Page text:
The same working principles can also be used for gaseous fuels instead of gasoline. One severe drawback with carburettors and other mechanisms relying on Bernoulli's law is that it is very difficult to fine-tune the air/fuel ratio; the involved pressure differences are small, and areas are always difficult to vary, especially small areas.

On automobiles, increased control of air/fuel ratios has been achieved by replacing the carburettors with electronically controlled injection systems. By using fuel injectors and a “lambda sond” in the exhaust pipe from the engine, it is possible to obtain a very precise control of the air/fuel ratio to the engine (maintaining a precise control of the air/fuel ratio to an engine is crucial to be able to use a catalyst).

All combustion systems are however not as “easy” to control. For example, flame treatment devices with premixed gas burners are used to prepare packaging paper webs for lamination of plastic film; since the combustion gases from such devices is vented away to the atmosphere immediately after leaving the burner, it is impossible to use a lambda sond to control the air/fuel ratio. Moreover, injectors for gaseous fuels have proven to be unreliable, since it is harder to prevent leakage of gas than leakage of gasoline.

There are already several solutions for mixing gaseous fuels and air for consecutive combustion in a “premix-burner”. Most of these solutions work with a mechanism relying on Bernoulli's law, and are hence very difficult or impossible to control. Moreover, long-time changes of the air/fuel ratio are virtually impossible to detect; hence, a device according to the prior art may run flawlessly for an extended period of time, but suddenly, as the air/fuel ratio has drifted outside the acceptable air/fuel ratio deviation, it will not work anymore. In the case with flame treatment of packaging paper webs, the production line must be shut down and a technician must be called in to fix the problem. As can be understood, all such production line shut-downs are costly, and it would be worth a lot to be able to constantly monitor and control the air/fuel ratio. Furthermore, the quality of the gas supply may vary significantly; for e.g. natural gas, the content of combustible gas may vary from about 80% up to 100%. Obviously, a system according to what has been described above is not able to correct for such variations.

Hence, the problem to be solved by the present invention is how to control and monitor air/fuel ratio for a gas burner venting the combustion gases to the atmosphere.

SUMMARY OF THE INVENTION

The above problems are solved by an air/fuel control system comprising a preheated reaction chamber and a lambda sond connected to a controller controlling an amount of air bypassing a Venturi-pipe.

For a number of reasons, it is advantageous if the lambda sond is arranged in a probe chamber connected to the preheated reaction chamber.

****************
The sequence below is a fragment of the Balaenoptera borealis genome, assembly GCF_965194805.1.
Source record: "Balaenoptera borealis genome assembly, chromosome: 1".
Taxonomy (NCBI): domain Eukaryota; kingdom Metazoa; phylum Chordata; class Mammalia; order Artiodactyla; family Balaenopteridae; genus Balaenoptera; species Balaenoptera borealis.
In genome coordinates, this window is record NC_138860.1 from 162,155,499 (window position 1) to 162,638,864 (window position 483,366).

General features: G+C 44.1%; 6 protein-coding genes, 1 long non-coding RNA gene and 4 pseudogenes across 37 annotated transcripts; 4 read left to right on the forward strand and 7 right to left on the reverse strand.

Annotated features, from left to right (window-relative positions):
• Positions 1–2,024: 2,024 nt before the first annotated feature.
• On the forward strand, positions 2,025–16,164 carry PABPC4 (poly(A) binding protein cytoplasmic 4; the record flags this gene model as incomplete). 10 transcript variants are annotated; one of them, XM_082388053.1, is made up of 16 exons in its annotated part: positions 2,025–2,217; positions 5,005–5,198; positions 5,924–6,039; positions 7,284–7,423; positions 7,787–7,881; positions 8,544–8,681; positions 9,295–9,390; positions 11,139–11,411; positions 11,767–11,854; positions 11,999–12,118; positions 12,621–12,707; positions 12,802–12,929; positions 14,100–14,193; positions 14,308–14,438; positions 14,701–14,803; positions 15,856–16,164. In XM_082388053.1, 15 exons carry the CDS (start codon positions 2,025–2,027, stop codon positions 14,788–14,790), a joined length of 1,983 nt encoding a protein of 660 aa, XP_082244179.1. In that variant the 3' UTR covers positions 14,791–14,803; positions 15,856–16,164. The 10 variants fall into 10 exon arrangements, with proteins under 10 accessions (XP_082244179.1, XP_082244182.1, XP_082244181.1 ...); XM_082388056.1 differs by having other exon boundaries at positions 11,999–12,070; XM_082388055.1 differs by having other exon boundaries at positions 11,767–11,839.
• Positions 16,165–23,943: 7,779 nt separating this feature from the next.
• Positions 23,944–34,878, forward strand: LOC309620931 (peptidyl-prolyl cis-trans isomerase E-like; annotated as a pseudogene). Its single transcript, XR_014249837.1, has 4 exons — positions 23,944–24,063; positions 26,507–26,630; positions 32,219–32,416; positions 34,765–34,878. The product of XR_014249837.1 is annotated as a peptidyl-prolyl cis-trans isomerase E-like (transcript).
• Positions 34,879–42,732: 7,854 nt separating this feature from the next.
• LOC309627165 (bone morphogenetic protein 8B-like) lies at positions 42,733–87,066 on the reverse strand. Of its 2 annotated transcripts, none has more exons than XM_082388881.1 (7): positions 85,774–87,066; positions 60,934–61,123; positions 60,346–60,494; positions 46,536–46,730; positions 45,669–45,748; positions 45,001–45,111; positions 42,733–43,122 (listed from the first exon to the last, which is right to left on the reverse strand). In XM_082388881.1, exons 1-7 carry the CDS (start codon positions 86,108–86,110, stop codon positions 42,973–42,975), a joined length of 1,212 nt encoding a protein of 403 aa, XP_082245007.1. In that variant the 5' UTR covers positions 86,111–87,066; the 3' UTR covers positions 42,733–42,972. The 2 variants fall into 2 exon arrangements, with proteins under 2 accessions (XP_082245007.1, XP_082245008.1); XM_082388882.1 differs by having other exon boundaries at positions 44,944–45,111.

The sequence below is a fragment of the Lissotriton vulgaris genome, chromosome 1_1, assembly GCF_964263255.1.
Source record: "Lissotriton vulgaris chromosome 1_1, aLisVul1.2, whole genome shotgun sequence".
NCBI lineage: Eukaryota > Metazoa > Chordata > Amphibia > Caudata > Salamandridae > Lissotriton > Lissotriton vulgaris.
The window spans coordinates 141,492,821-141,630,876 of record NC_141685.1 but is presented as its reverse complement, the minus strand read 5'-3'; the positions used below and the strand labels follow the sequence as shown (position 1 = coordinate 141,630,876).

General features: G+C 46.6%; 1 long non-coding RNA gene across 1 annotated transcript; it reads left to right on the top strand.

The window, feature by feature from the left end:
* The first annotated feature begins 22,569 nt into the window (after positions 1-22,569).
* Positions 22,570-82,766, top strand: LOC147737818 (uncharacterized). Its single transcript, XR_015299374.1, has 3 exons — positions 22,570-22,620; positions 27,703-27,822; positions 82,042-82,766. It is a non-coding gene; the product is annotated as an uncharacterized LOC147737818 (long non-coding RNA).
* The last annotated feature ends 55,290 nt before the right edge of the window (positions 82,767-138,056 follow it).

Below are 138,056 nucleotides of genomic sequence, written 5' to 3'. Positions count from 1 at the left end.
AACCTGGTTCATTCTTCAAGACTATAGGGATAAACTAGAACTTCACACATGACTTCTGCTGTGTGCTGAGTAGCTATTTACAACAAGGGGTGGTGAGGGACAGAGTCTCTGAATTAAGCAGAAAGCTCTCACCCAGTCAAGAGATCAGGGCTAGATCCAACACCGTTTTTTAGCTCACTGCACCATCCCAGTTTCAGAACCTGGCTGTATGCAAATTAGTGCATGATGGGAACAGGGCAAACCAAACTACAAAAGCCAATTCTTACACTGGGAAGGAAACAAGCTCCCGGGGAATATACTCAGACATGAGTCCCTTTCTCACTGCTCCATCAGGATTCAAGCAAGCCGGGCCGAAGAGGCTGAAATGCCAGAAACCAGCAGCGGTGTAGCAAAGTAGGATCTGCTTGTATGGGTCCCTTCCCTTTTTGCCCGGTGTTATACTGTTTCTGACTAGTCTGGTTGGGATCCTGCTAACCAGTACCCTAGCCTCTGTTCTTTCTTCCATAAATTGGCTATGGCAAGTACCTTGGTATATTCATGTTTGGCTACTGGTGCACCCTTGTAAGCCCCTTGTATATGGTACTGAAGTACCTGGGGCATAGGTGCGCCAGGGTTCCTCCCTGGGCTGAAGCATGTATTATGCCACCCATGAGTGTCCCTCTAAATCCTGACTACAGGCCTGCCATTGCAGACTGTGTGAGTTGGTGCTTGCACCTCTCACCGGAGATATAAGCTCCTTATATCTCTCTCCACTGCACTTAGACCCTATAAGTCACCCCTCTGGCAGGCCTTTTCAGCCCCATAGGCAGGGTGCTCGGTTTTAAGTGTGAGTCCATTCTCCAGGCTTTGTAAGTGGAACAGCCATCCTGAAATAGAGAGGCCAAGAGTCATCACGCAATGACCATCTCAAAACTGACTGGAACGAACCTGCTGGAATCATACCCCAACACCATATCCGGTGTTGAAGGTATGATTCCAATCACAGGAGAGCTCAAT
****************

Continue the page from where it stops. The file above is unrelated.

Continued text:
In order to decrease the necessary temperature for the reaction chamber, the internal surfaces of reaction channels in the reaction chamber could be provided with a catalytic coating.

Due to the high pressure ratio, it is advantageous if a blower supplying the system with combustion air is a side channel blower.

In order to cool combustion gas emerging from the reaction chamber, the preheated reaction chamber and the probe chamber could be interconnected by an uninsulated piping.

If the system must be installed in a restricted space, the uninsulated piping joining the preheated reaction chamber and the probe chamber could be wound in a spiral fashion.

BRIEF DESCRIPTION OF THE DRAWINGS

In the following, the invention will be described with reference to some preferred embodiments and the appended drawings, wherein;

FIG. 1 is a schematic perspective view of a bypassed Venturi-pipe according to the present invention, and

FIG. 2 is a schematic perspective view of a system for controlling air/fuel ratio according to the present invention.

DESCRIPTION OF A PREFERRED EMBODIMENT

As implied in the “prior art” section, the present invention can e.g. be used to control air/fuel ratio in a burner used to preheat and enhance a surface of e.g. a paper web in a packaging paper machine. The invention can however be used to control air/fuel ratios also for other applications, such as biogas furnaces.

In FIG. 1, a system 100 for mixing air and a gaseous fuel is show. Basically, the system 100 comprises a portion 200 for supply of gas, a portion 300 for supply of air and a mixing zone 400 for delivering air/fuel mixture to a burner (not shown). The portion 200 for supply of gaseous fuel comprises a supply line 210, at least one pressure reducing valve 220 and one balanced pressure regulator 230. The portion 200 also comprises a gas outlet 240, controlled by a valve 245, for connection to a pilot flame (not shown) igniting the burner (not shown), and a gas flow meter 250. The portion 300 for supply of air comprises a blower 310 (in this case a side channel blower), a pressure gauge 320 to measure the pressure of the air supplied from the blower 310, a Venturi pipe 330 and a Venturi bypass 340, provided with a controller 350.